Tim Tebow is an example of how the public face of Christian athletes, like the public face of American Christianity in general, is overwhelmingly white—despite the fact that black Americans are the racial demographic most likely to identify as “very religious.” A recent Barna poll found that Tebow is by far the most well-known Christian professional athlete in the U.S. (with 83% awareness from the public), with retired white quarterback Kurt Warner a distant second at 59%. Robert Grifﬁn III (RGIII), a black quarterback who’s had a far more successful season with the Redskins than Tebow’s had with the Jets, trailed at 34%.
It's a good point, but I don't think it's the whole story.
When I saw the MoJo headline "Why Your Supermarket Only Sells 5 Kinds of Apples," I expected an informative piece about industrial agriculture's disincentive for biodiversity and the various problems this causes. I've read that article before, but for whatever reason I clicked anyway.
On Mermaid Avenue (1998), Billy Bragg and Wilco wrote and recorded music for some of the 3,000 tuneless lyrics Woody Guthrie left behind. The stunning result was so much more than a reverent, Pete-Seeger-and-friends tribute album could ever be: the great Guthrie expanded in our cultural imagination and introduced to a new generation.
I once wrote that the Felice Brothers have one capable lead singer at best: while Ian Felice sings more expressively than his brother James, it’s not a pretty sound. But I was overlooking the Catskills folk-rockers’ third brother, Simone.
So I've discontinued the sidebar link blogging, which was a bit of a pre-Twitter relic. But I'll still post semi-regular roundups of links, with a shift toward doing what Twitter's not always so good at: giving a taste of the actual writing.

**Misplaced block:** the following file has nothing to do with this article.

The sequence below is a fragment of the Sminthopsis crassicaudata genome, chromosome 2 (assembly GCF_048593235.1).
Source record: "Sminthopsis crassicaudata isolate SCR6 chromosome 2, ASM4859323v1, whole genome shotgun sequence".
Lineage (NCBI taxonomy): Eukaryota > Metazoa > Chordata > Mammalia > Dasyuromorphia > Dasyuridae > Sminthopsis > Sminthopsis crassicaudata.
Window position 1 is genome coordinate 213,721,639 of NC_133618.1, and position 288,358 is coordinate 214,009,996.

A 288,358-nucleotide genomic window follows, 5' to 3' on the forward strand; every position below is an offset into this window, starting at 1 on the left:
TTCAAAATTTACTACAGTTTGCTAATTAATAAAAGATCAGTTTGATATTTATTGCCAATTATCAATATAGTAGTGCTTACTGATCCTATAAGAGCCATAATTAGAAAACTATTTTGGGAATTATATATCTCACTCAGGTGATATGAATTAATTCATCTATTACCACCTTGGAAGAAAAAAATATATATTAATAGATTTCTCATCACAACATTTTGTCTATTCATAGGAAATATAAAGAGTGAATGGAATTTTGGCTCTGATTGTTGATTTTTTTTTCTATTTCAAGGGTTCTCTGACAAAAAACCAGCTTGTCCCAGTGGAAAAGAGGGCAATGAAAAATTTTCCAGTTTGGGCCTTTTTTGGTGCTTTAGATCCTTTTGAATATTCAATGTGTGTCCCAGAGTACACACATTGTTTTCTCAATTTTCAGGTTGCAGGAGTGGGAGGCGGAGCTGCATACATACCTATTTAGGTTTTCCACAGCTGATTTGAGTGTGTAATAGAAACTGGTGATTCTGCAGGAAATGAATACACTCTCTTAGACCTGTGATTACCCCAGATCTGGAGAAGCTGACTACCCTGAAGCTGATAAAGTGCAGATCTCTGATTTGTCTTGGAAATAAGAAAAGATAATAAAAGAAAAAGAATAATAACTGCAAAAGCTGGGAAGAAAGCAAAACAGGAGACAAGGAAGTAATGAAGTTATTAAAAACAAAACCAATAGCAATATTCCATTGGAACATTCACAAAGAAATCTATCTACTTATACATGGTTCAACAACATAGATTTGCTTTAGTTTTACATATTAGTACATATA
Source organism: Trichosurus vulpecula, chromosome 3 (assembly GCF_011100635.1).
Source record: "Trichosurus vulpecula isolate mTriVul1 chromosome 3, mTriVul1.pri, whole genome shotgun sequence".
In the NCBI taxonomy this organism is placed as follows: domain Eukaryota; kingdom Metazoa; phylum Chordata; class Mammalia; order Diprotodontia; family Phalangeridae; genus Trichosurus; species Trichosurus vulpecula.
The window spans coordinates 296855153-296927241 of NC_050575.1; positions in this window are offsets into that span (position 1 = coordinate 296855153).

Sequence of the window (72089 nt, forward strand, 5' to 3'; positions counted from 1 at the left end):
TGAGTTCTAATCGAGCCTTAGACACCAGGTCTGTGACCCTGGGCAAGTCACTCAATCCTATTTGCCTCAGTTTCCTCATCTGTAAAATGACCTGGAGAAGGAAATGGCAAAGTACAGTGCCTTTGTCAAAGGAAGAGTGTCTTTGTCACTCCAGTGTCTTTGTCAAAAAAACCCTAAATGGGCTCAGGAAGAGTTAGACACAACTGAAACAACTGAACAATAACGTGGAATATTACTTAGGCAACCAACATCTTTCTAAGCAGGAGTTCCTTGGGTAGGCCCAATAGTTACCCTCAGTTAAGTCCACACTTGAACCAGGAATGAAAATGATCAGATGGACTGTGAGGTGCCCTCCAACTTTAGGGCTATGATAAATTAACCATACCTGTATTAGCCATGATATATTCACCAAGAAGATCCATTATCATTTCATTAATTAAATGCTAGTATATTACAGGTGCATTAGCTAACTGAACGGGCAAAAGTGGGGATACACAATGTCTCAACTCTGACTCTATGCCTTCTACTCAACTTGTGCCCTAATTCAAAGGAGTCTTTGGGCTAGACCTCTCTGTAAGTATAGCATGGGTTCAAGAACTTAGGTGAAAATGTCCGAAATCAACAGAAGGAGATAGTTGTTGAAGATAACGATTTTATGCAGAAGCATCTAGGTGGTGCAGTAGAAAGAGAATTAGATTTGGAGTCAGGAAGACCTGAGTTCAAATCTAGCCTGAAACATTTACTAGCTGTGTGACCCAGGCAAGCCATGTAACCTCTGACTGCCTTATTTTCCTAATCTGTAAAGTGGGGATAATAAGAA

The two parties are miles apart on how to cut the deficit and national debt: Republicans want to slash spending even more. Democrats want to raise revenue.
And then there are the other Democrats — the ones who reject the entire premise of the current high-stakes fiscal fight. There’s no short-term deficit problem, they say, and there isn’t even an urgent debt crisis that requires immediate attention.
When I filed my taxes earlier this month, I paid my use tax to the State of Illinois. A lot of people don't pay use tax, and enforcement is almost nonexistent. But there it was on the form I had to sign, and it was all of 50 bucks or something, so I paid it.
Those of us who live in a state with a sales tax are required to pay tax on online purchases.
When I’m buying food, I generally prioritize quality and ethical sourcing over thrift. When it comes to clothes, I more often do the opposite: I wait for great deals, I don’t get fancy, and I try not to think about where my clothes come from. I’m not sure why my approach is so different.
Yesterday I heard the NPR news desk transition from its top story, Boston, to the latest from West, Texas. Here's how they did it: "Let's check in on another major story that dominated our attention last week."
What I hope we don’t see, when the next race or a parade or festival looms up in front of us, are layers of extra stops and searches and checkpoints, wider and wider rings of closed streets, the kind of portable metal detectors that journalists remember unfondly from political conventions, more of the concrete barriers that Washingtonians have become accustomed to around our public buildings … more of everything that organized officialdom does to reassure us, and itself, that soft targets can somehow be eliminated entirely, and that everything anyone can think of is being done to keep the unthinkable at bay.
I'm the web editor in these here parts, and my morning routine includes checking a variety of sources for hits on the phrase "Christian century." This works better for us than it does for Time but worse than it does for Timothy McSweneey's Quarterly Concern: most of the links are indeed about us, but not all of them.
These great graphs from the Washington Post compare these five plans to one another and to current policy. Note than on the first metric, the ever-popular question of budget deficits, all five dip lower than current projections in just a couple years.